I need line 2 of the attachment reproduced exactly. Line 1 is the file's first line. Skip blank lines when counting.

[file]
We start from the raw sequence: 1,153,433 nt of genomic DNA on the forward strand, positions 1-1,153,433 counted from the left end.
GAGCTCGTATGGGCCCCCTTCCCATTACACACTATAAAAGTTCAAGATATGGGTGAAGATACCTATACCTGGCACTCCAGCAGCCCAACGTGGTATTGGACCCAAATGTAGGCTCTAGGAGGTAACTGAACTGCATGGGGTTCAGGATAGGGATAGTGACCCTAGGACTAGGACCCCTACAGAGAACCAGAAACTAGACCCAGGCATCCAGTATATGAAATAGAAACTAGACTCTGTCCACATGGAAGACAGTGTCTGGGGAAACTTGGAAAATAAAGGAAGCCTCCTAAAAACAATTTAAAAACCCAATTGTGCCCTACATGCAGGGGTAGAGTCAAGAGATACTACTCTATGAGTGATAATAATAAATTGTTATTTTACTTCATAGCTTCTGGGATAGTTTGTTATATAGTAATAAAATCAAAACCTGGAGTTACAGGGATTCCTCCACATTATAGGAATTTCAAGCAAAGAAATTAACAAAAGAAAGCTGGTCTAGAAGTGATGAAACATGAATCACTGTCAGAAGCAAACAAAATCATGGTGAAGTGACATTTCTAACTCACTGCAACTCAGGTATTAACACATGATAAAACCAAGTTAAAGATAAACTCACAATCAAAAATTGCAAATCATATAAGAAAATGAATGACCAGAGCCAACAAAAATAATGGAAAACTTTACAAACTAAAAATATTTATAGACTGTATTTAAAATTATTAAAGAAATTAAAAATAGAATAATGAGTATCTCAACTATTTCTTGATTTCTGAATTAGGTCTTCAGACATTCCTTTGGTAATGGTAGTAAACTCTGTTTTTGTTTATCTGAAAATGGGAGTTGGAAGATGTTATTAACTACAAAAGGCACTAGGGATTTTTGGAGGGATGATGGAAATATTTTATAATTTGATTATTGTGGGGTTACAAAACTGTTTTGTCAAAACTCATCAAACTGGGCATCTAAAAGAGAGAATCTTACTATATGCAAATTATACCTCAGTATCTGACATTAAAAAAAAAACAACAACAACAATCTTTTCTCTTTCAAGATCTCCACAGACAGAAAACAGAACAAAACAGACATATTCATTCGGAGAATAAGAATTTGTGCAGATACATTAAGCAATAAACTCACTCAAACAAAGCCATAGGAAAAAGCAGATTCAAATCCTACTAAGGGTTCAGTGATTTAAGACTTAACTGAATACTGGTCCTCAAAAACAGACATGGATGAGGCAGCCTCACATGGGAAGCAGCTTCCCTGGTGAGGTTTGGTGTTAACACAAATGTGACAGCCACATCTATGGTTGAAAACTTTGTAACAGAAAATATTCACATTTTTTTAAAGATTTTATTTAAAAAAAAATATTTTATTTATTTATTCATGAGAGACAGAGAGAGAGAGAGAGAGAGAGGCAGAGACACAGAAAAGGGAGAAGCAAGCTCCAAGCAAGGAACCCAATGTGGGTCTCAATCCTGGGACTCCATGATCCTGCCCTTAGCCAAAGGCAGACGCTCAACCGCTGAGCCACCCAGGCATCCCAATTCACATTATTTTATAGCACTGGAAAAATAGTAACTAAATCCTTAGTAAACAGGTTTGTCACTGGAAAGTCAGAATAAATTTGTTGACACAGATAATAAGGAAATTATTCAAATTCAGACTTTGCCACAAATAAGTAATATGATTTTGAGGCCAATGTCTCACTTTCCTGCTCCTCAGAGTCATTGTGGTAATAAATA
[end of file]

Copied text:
GAGCTCGTATGGGCCCCCTTCCCATTACACACTATAAAAGTTCAAGATATGGGTGAAGATACCTATACCTGGCACTCCAGCAGCCCAACGTGGTATTGGACCCAAATGTAGGCTCTAGGAGGTAACTGAACTGCATGGGGTTCAGGATAGGGATAGTGACCCTAGGACTAGGACCCCTACAGAGAACCAGAAACTAGACCCAGGCATCCAGTATATGAAATAGAAACTAGACTCTGTCCACATGGAAGACAGTGTCTGGGGAAACTTGGAAAATAAAGGAAGCCTCCTAAAAACAATTTAAAAACCCAATTGTGCCCTACATGCAGGGGTAGAGTCAAGAGATACTACTCTATGAGTGATAATAATAAATTGTTATTTTACTTCATAGCTTCTGGGATAGTTTGTTATATAGTAATAAAATCAAAACCTGGAGTTACAGGGATTCCTCCACATTATAGGAATTTCAAGCAAAGAAATTAACAAAAGAAAGCTGGTCTAGAAGTGATGAAACATGAATCACTGTCAGAAGCAAACAAAATCATGGTGAAGTGACATTTCTAACTCACTGCAACTCAGGTATTAACACATGATAAAACCAAGTTAAAGATAAACTCACAATCAAAAATTGCAAATCATATAAGAAAATGAATGACCAGAGCCAACAAAAATAATGGAAAACTTTACAAACTAAAAATATTTATAGACTGTATTTAAAATTATTAAAGAAATTAAAAATAGAATAATGAGTATCTCAACTATTTCTTGATTTCTGAATTAGGTCTTCAGACATTCCTTTGGTAATGGTAGTAAACTCTGTTTTTGTTTATCTGAAAATGGGAGTTGGAAGATGTTATTAACTACAAAAGGCACTAGGGATTTTTGGAGGGATGATGGAAATATTTTATAATTTGATTATTGTGGGGTTACAAAACTGTTTTGTCAAAACTCATCAAACTGGGCATCTAAAAGAGAGAATCTTACTATATGCAAATTATACCTCAGTATCTGACATTAAAAAAAAAACAACAACAACAATCTTTTCTCTTTCAAGATCTCCACAGACAGAAAACAGAACAAAACAGACATATTCATTCGGAGAATAAGAATTTGTGCAGATACATTAAGCAATAAACTCACTCAAACAAAGCCATAGGAAAAAGCAGATTCAAATCCTACTAAGGGTTCAGTGATTTAAGACTTAACTGAATACTGGTCCTCAAAAACAGACATGGATGAGGCAGCCTCACATGGGAAGCAGCTTCCCTGGTGAGGTTTGGTGTTAACACAAATGTGACAGCCACATCTATGGTTGAAAACTTTGTAACAGAAAATATTCACATTTTTTTAAAGATTTTATTTAAAAAAAAATATTTTATTTATTTATTCATGAGAGACAGAGAGAGAGAGAGAGAGAGAGGCAGAGACACAGAAAAGGGAGAAGCAAGCTCCAAGCAAGGAACCCAATGTGGGTCTCAATCCTGGGACTCCATGATCCTGCCCTTAGCCAAAGGCAGACGCTCAACCGCTGAGCCACCCAGGCATCCCAATTCACATTATTTTATAGCACTGGAAAAATAGTAACTAAATCCTTAGTAAACAGGTTTGTCACTGGAAAGTCAGAATAAATTTGTTGACACAGATAATAAGGAAATTATTCAAATTCAGACTTTGCCACAAATAAGTAATATGATTTTGAGGCCAATGTCTCACTTTCCTGCTCCTCAGAGTCATTGTGGTAATAAATA